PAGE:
Angle and Perry (2006) claim that just organizational structure is not enough to ensure organizational effectiveness; there must be crucial requirements such as, employees’ support on organizational goals

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Not only must the organization induce members to join and remain (i.e., participate), but it must also motivate two kinds of production: dependable role behavior, as prescribed by the organization, and spontaneous and innovative behaviors which go beyond explicit behavioral prescriptions (Angle and Perry, 2006, p. 2)

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This study hypothesize that organizations whose members were strongly committed would have both high participation and high production.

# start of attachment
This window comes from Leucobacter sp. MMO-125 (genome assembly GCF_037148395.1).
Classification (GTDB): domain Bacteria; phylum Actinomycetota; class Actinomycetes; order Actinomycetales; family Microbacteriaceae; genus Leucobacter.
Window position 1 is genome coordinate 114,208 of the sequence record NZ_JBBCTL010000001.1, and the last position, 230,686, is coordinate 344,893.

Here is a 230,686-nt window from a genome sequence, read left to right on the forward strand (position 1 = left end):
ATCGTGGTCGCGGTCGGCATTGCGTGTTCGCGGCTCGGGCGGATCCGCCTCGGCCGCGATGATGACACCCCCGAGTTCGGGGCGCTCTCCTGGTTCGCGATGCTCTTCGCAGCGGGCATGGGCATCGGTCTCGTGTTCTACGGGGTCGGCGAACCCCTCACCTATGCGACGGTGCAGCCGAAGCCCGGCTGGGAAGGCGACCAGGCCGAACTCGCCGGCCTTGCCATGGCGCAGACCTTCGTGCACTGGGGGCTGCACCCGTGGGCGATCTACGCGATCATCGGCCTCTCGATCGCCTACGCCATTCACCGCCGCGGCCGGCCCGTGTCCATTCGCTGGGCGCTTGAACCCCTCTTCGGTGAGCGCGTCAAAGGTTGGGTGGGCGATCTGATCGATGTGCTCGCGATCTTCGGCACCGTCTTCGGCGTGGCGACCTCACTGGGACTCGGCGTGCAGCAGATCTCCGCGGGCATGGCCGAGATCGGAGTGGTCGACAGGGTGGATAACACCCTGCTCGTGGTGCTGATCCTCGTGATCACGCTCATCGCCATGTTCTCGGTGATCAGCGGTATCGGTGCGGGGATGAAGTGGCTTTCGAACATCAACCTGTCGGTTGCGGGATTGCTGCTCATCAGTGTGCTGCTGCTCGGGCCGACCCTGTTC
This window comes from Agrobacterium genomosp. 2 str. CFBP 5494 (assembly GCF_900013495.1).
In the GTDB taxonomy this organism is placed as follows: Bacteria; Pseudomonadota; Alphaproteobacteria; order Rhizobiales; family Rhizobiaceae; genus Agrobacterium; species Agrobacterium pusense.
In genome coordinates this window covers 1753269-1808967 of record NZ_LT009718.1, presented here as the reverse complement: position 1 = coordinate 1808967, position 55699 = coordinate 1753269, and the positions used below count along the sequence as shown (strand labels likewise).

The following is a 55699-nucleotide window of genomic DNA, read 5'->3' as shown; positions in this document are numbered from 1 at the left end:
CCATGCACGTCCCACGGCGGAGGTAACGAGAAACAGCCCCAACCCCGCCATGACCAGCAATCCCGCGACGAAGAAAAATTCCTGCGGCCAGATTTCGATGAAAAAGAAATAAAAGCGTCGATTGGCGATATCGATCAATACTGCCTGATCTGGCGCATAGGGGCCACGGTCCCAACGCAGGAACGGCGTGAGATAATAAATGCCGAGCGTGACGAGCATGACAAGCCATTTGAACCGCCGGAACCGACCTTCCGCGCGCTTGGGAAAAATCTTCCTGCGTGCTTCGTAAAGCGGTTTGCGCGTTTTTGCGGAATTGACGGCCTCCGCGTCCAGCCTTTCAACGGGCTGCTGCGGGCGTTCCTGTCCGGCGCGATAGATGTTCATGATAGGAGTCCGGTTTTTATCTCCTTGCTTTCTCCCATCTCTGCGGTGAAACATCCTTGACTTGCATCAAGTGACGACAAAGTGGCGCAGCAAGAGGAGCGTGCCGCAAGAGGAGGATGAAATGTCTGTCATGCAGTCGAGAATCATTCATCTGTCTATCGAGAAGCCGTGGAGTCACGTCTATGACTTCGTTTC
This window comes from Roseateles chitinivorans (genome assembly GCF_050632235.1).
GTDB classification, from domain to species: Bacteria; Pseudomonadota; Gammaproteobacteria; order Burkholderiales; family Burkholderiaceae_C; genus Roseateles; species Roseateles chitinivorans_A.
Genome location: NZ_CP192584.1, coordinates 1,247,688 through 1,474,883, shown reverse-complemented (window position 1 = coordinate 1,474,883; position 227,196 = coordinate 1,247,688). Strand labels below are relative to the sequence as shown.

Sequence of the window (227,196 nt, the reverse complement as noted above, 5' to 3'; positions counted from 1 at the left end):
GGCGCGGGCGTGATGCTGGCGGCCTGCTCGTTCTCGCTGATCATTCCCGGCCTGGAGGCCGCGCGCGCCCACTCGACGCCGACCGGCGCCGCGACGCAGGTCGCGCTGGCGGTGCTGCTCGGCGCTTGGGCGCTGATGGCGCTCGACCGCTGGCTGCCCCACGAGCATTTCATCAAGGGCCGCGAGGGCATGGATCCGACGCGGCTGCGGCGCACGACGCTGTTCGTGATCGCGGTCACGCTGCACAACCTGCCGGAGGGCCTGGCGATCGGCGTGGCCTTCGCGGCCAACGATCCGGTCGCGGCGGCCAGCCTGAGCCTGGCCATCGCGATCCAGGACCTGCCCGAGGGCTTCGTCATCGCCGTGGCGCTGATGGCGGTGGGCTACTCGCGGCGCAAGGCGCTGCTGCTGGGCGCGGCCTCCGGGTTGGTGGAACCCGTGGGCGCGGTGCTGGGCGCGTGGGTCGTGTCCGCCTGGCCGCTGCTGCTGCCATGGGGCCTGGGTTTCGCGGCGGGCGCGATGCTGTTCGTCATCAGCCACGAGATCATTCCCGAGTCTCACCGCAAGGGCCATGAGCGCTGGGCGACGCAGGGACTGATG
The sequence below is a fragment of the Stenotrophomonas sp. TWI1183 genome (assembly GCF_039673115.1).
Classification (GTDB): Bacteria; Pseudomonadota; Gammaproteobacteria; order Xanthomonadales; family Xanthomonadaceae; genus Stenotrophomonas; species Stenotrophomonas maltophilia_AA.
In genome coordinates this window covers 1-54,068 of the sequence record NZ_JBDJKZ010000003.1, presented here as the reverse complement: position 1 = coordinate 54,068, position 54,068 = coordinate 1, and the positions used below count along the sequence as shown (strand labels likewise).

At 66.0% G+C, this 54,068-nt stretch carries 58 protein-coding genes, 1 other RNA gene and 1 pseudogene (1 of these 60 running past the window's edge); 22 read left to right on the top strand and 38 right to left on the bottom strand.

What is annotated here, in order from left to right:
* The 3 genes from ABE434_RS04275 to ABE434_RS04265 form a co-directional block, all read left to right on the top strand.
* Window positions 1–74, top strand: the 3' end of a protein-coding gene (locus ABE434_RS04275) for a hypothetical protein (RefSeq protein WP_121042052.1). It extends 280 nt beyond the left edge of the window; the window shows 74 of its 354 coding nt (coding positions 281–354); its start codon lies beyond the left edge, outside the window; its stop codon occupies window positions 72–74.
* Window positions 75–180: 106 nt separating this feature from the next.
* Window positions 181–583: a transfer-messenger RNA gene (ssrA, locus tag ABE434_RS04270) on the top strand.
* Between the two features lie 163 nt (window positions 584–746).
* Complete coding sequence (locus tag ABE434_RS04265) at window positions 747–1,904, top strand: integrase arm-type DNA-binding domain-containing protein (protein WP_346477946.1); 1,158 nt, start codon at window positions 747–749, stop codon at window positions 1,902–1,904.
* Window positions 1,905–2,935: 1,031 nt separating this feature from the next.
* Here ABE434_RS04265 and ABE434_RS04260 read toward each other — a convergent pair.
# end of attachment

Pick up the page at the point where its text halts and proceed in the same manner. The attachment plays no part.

And organizations with high level of participation and production were expected to show relatively low levels of absenteeism, tardiness, and voluntary turnover, and high levels of operating efficiency.

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Population: 24 organizations, which operated fixed-route bus services in western United States,

Level of Analysis (individual): The majority (%91)of the respondents were bus drivers; however, at a few of the participating organizations, mechanics and/or clerical personnel were included in the drivers' bargaining unit and so were sampled along with the drivers.

Sample size 1244 (employee) and 96 (transit managers)

Methodology

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Employee commitment was measured by the 15-item Organizational Commitment Questionnaire (OCQ)(Porter et al., 1974),

This study indicates Cronbach's alpha of.90.Two subscales were also created, based on the results